U.S. Sen. Roger Wicker was the only member of Mississippi’s Republican congressional delegation to respond to questions this week about a proposal to impose a nationwide ban on abortions after 15 weeks.
Sen. Lindsey Graham, a South Carolina Republican, recently proposed the 15-week ban in the aftermath of the U.S. Supreme Court overturning the national right to an abortion in June in a watershed case from Mississippi. The ruling — Dobbs v. Jackson Women’s Health Organization — meant the decision on whether to allow or to restrict abortions would be for each individual state to make.
The fact that the state of Mississippi is in a real sense ground zero for the current abortion debate, thanks to the Dobbs case, makes the comments of the state’s congressional delegation relevant.
But were all silent — except for Wicker.
“The Senate Republican conference is unified in seeking as many pro-life protections as possible for all Americans, but this goal has historically shown to be most effectively achieved when legislated at the local level,” Wicker said in a statement.
Graham, of course, is touting national legislation on abortion.
It would be fair to say that some Republican candidates are backtracking on their position on abortion as the November midterm elections approach. Polls in many states, including Mississippi, indicate that the Supreme Court action overturning Roe v. Wade, which provided the national right to an abortion, might not be as popular as some conservatives thought it would be. Voters in conservative Kansas rejected a state constitutional amendment that would have made it easier for the Legislature to ban abortion.
That vote was a wake-up call for many.
In May before the Supreme Court had overturned Roe v. Wade, Senate Minority Leader Mitch McConnell, a Kentucky Republican, said that it was “possible” that a Republican-majority Senate might vote next year on legislation to place a federal ban on abortions.
But more recently as McConnell is trying to elect enough Republicans in November to capture a Senate majority, he’s changed his tune.
Speaking on Graham’s proposal for a national 15-week ban, McConnell said, “You’ll have to ask him about it. In terms of scheduling, I think most of the members of my conference prefer that this be dealt with at the state level.”
It is important to note that under Graham’s proposal there would be a 15-week national ban but states that chose to have stricter bans, like Mississippi, would not be prevented from doing so. Mississippi bans all abortions except in the case of rape and to preserve the life of the mother. In addition, Mississippi has another law that bans abortions after six weeks except in cases of medical emergency.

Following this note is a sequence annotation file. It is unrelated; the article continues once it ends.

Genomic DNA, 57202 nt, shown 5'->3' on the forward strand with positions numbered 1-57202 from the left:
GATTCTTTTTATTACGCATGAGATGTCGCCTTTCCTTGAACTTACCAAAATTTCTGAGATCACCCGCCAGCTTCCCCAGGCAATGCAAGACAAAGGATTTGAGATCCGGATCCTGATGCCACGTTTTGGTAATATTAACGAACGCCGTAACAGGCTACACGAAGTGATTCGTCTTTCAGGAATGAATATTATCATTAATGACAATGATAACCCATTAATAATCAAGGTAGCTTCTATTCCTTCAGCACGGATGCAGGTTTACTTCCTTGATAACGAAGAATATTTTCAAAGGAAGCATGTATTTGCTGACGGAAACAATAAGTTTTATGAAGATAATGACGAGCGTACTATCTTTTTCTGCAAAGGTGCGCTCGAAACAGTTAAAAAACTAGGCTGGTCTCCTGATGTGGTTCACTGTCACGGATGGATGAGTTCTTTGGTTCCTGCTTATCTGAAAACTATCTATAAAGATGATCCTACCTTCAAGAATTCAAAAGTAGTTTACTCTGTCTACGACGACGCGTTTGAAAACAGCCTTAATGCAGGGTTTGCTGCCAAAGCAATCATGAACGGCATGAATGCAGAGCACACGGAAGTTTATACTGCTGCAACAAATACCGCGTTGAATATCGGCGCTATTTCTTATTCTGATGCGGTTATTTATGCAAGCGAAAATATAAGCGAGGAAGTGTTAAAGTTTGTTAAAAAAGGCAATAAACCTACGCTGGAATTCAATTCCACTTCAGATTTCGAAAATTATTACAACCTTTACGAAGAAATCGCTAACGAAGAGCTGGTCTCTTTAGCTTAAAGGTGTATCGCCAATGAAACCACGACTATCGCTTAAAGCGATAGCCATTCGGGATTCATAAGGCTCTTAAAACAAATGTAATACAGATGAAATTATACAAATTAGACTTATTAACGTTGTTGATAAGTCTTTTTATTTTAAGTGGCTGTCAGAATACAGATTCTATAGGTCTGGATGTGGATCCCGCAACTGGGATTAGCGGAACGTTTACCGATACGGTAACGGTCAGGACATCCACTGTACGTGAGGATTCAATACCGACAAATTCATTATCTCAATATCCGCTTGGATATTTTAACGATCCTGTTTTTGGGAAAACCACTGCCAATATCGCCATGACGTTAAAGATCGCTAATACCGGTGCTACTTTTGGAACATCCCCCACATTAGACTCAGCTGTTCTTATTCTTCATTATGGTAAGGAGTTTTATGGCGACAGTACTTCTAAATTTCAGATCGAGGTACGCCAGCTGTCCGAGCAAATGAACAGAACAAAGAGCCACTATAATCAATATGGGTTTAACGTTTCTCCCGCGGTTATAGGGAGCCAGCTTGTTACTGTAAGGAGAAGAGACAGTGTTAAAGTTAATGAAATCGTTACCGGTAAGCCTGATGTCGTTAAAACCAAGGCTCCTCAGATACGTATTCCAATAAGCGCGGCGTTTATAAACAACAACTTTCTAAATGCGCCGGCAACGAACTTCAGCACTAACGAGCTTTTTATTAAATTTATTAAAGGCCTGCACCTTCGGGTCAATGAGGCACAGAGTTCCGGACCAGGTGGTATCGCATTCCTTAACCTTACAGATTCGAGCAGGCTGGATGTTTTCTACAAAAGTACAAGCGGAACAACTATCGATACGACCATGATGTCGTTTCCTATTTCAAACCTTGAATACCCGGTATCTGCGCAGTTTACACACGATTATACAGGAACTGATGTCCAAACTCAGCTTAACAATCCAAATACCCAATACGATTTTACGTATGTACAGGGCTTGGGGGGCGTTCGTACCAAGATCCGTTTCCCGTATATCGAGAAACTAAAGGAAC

Wicker pointed out Mississippi has led the way in terms of anti-abortion advocacy.
“I hope that Mississippi’s strong laws defending the unborn can serve as a model for my colleagues and help them make a difference in their respective states,” Wicker said. “We cannot allow partisan spin to undermine our determination to fight for the rights of the unborn, including at the federal level.”
It is fair to say that Wicker was a groundbreaker in terms of passing laws to restrict abortion in Mississippi. As a state senator representing Lee and Pontotoc counties in northeast Mississippi in the late 1980s and early 90s, he was one of the leaders in passing legislation enacting a 24-hour waiting period on having an abortion and imposing additional restrictions on abortion clinics.
At that time, few states were passing such legislation.
While Wicker was the only one of the five Republicans in the congressional delegation to comment on the Graham bill, all of them in the past have expressed strong anti-abortion views. Mississippi’s only Democrat in the congressional delegation – Bennie Thompson – voted for a bill that essentially would have restored the Roe v. Wade standards. That bill passed the U.S. House, but was blocked by Senate Republicans.
The issue of abortion, no doubt, will be a major issue in the November elections. Polls indicate that the issue of abortion could provide Democrats a boost. But in Mississippi abortion is not expected to be a major issue.
Wicker and the state’s other U.S. Sen. Cindy Hyde-Smith are not up for re-election this year. The three House incumbents — Michael Guest of the 3rd, Trent Kelly of the 1st and Thompson of the 2nd — are all heavy favorites and it is doubtful that their position on abortion will change those odds much.
In the 4th District, Republican Mike Ezell, who defeated incumbent Steven Palazzo in the Republican primary, is also anti-abortion.
The question is will Republicans vote on a national ban on the combustible issue if they capture the House and Senate this November.
Thus far, their position has been fluid.